Picture this, you’re sat on your couch after a long day at work. To relax you put on a movie and have a cuddle with your dog. Suddenly out of nowhere you hear really loud snoring and you realize it’s coming from your dog. If this happens a lot you may ask yourself “Is this normal?” or “should I be worried?”.
Don’t panic, we’re here to answer all questions you could possibly have about dogs snoring. Read on to discover why your dog may snore, and if you should be worried.
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What Is Snoring?
The noise we call snoring happens when the movement of air is disrupted in the airways. The air trying to find a path through the airways causes vibrations and resistance, creating the snoring sound. This is how snoring works for nearly all animals, including people.
Why Does My Dog Snore?
While there are many reasons why your dog may snore, the most likely cause is probably a restriction of the airways. Like with people, the sleeping position of your dog can impact whether or not they snore, and the loudness of the snore if they do.
Dogs who sleep on their backs are more likely to be chronic snorers, as this position makes them partially block their throat with their tongue disrupting airflow. The position of their neck can also contribute to loud snoring.
While this sounds scary, this type of snoring isn’t harmful to your dog, just like how it isn’t harmful to people.
If the sound does bother you, you could try gently moving your dog’s head to improve airflow, but this is a natural sound that we all make from time to time so there’s no need to panic.
Do you own a pug, english bulldog, shih tzu, or any other flat-faced breed? Then your dog might be predisposed to snoring. These breeds are ‘brachycephalic’, meaning that they have short noses and flatted faces.
Although their faces are shorter, the amount of soft palate they have (the area between the nose and the throat) remains the same size as dogs with longer faces.
It’s these bits of pallet that cause the snoring sound, as they often vibrate back and forth when air is drawn in. Flat-faced dogs also tend to have smaller nostrils than other dogs, meaning that the air faces more resistance on the way in.
While these issues make snoring very common in these breeds, flat-faced dogs also commonly suffer from breathing difficulties, and snoring can be a sign of these. If you’re that worried about your dog snoring then it’s best to get them to a vet as soon as possible to make sure nothing is going wrong with their airways.
We’re all guilty of giving our dogs one too many treats sometimes, but if your dog has put on weight and started snoring recently it may be a sign they’ve had too much.
In dogs, snoring has a very strong link to obesity. Any extra weight your dog carries will put more pressure on their breathing. Fat can build up in the tissue and palate around the airway, making noise as your dog breaths in.
Fat can also be stored around the ribcage, meaning their breathing systems have to work harder for every breath.
If you think your dog snores for this reason you should consider putting them on a diet and improving their exercise habits. If you’re unsure how to do this you can ask your vet for advice.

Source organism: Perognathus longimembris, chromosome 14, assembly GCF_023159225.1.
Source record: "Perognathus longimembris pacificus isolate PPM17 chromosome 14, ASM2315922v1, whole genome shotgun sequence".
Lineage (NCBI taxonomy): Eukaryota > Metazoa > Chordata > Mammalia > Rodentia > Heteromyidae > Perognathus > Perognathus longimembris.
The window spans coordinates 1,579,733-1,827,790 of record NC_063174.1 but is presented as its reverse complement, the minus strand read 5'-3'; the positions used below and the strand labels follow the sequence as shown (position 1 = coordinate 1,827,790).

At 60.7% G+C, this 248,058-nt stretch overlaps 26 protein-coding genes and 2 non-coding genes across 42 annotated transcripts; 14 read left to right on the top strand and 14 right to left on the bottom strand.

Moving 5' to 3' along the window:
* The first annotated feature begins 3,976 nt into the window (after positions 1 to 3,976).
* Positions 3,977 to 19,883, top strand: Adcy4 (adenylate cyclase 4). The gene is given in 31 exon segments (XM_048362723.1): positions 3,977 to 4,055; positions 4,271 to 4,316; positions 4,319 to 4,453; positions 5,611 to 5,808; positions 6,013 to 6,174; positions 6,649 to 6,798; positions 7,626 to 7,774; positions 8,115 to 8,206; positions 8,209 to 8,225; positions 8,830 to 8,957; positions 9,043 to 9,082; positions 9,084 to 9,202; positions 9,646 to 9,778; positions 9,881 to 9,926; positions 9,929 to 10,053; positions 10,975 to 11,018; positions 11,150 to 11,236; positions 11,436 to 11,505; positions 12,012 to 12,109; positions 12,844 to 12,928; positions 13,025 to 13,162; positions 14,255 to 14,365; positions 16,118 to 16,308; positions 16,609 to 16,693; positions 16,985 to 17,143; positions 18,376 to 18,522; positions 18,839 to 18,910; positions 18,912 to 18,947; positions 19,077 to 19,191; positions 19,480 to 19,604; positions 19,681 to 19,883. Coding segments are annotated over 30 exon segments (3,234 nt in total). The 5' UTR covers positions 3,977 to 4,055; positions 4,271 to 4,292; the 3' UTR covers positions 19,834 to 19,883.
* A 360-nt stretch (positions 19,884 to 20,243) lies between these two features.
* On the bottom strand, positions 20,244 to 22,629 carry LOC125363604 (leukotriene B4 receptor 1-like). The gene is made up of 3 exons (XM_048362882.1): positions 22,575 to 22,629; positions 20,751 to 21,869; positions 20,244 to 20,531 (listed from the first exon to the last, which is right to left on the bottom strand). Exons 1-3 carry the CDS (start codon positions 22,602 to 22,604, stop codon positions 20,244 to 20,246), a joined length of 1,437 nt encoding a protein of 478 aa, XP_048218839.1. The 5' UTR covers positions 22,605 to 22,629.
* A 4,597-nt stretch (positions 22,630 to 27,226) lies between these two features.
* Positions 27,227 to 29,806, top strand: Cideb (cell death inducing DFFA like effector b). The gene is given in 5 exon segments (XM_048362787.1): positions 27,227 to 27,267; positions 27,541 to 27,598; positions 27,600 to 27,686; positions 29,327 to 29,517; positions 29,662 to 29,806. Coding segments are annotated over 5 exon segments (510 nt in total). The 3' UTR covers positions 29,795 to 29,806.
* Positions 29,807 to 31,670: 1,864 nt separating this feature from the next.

Allergies Or Infections
Just like people, when dogs get sick or are allergic to something they tend to snore more. Allergies affect a dog’s airways in the same way they do with people.
Particles from pollen or dust can cause inflammation in their airways, which then causes their body to produce mucus to try and get these particles out of them. All this together creates snoring.
Allergies and illnesses can be very uncomfortable for your dog so these are another reason why you should get them checked by a vet.
Obstruction Of Airways
This is the most dangerous reason your dog could be snoring, and if you think it may be the cause then you need to go to a vet as soon as possible. A sign of a blocked airway is if your dog suddenly starts snoring when they never have before.
Obstructions can be anything from a seed stuck in their nose, abscesses in their airways, or polyps, which are benign lumps. There can also be much more serious causes like tumors of the throat.
If you have an older dog the risk of obstruction can be much higher as they can suffer from laryngeal paralysis – a condition where their vocal cords don’t open all the way.
Signs that your dog may have this include a snoring noise being made when they breathe while they’re awake, and discharge such as blood or mucus coming from their nostrils.
When Should I Worry?
If you think your dog has any of the above conditions, then you should take them to vets so you can get the problem sorted. But if your dog is only snoring at night and is acting completely normal during the daytime, there’s most likely nothing to worry about.
You only really need to worry if your dog starts snoring suddenly when they never have before, or their snoring gets a lot worse.
You need to pay attention to their behavior as well as if they’re not acting right during the daytime then this can be a sign that something is wrong and you should seek medical advice immediately.
How Do I Get My Dog To Stop Snoring?
If your dog is just snoring because they’re sleeping weirdly then try to encourage them to change positions so that they lie on their side.
It’s also best to keep your dog on a good diet as a slimmer dog is less likely to snore (unless they’re flat-faced then there’s no stopping them, unfortunately).
As you can see, there’s often no need to panic if your dog is a snorer, though if they’re very loud back sleepers you might want to invest in some ear plugs!